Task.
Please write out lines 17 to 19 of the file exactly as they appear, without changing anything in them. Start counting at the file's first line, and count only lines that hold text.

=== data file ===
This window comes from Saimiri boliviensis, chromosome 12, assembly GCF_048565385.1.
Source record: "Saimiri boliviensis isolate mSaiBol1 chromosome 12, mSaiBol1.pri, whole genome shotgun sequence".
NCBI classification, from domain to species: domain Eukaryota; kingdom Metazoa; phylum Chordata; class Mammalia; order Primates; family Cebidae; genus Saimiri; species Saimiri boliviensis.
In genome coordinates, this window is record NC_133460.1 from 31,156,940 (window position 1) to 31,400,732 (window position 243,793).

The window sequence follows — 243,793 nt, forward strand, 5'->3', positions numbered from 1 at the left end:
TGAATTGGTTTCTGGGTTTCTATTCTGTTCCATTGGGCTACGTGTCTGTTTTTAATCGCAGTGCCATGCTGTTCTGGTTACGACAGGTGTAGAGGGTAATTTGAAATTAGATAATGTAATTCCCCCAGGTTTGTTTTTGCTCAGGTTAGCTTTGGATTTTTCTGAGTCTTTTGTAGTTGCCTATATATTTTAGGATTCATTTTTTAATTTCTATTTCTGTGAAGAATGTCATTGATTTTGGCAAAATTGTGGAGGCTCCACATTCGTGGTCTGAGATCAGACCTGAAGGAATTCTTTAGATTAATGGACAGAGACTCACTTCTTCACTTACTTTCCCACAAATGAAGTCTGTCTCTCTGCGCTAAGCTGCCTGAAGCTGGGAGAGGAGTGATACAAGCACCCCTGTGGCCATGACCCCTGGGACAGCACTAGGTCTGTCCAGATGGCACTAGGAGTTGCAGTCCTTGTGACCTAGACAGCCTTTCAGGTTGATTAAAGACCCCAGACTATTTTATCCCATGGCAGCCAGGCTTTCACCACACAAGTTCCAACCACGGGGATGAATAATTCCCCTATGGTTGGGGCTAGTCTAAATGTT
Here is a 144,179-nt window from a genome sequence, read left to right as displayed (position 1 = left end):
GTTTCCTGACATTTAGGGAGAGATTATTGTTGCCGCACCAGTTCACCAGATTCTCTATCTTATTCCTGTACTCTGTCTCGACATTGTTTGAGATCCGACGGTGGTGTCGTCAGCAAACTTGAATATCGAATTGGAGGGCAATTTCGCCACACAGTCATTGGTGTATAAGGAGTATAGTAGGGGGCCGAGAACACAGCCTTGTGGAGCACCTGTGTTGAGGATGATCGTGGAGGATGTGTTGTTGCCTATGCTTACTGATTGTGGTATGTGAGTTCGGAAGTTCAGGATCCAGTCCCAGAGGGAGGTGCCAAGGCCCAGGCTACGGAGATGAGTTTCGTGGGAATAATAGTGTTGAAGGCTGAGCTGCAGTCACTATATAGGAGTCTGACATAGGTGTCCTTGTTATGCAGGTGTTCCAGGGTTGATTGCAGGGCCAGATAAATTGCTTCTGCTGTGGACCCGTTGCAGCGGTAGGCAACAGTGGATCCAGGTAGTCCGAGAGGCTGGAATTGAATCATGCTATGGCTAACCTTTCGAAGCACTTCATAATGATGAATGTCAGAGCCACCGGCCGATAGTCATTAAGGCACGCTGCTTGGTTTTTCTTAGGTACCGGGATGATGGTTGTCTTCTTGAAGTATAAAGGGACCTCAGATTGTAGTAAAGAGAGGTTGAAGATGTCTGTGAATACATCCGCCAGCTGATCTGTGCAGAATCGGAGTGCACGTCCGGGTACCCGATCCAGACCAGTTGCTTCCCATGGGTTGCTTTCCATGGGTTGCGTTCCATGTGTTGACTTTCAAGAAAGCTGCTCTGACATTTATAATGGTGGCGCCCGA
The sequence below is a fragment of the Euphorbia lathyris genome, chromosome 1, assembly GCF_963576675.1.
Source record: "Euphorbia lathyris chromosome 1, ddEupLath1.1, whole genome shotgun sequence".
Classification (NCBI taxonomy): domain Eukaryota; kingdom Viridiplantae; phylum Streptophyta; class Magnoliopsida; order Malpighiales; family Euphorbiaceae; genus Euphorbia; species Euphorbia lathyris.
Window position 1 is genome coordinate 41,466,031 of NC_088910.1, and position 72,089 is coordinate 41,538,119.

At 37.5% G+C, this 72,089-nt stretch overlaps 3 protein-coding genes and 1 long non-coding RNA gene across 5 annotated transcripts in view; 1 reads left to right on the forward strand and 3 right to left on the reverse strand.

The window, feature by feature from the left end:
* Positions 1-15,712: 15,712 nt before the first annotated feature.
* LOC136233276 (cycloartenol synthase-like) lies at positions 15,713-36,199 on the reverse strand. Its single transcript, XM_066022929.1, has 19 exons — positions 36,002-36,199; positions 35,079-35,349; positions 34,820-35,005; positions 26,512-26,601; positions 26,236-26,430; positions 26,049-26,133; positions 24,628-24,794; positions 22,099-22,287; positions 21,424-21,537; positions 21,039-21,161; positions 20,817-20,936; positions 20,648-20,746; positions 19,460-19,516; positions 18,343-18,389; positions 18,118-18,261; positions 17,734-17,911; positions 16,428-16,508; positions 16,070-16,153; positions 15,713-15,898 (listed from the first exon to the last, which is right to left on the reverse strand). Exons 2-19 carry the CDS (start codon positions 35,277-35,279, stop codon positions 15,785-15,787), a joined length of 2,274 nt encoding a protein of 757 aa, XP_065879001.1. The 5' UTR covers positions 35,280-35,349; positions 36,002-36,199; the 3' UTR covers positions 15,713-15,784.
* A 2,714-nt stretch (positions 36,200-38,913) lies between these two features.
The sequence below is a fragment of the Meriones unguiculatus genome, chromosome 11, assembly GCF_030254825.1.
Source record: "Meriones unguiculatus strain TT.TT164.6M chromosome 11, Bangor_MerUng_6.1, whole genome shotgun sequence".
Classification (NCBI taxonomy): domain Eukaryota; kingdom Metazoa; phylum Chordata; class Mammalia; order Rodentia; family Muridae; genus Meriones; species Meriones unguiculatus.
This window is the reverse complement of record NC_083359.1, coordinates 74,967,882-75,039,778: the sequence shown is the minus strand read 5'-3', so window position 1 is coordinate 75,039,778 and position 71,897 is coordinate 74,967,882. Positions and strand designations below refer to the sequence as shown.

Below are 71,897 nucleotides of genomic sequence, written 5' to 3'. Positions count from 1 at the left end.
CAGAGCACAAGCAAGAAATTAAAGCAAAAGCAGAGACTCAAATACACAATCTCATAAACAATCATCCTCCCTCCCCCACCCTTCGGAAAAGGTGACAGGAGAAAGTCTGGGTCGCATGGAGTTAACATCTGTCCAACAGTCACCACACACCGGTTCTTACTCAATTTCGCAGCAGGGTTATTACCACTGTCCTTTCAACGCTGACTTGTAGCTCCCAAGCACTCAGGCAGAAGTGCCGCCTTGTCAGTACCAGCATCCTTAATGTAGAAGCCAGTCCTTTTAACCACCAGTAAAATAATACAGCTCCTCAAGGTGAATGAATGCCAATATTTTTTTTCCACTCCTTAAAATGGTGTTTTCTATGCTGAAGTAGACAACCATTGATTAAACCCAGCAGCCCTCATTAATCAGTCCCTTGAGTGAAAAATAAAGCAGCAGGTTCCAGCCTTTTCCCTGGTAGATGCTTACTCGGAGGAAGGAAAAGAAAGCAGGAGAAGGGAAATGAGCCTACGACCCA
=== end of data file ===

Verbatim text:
* A 2,714-nt stretch (positions 36,200-38,913) lies between these two features.
The sequence below is a fragment of the Meriones unguiculatus genome, chromosome 11, assembly GCF_030254825.1.
Source record: "Meriones unguiculatus strain TT.TT164.6M chromosome 11, Bangor_MerUng_6.1, whole genome shotgun sequence".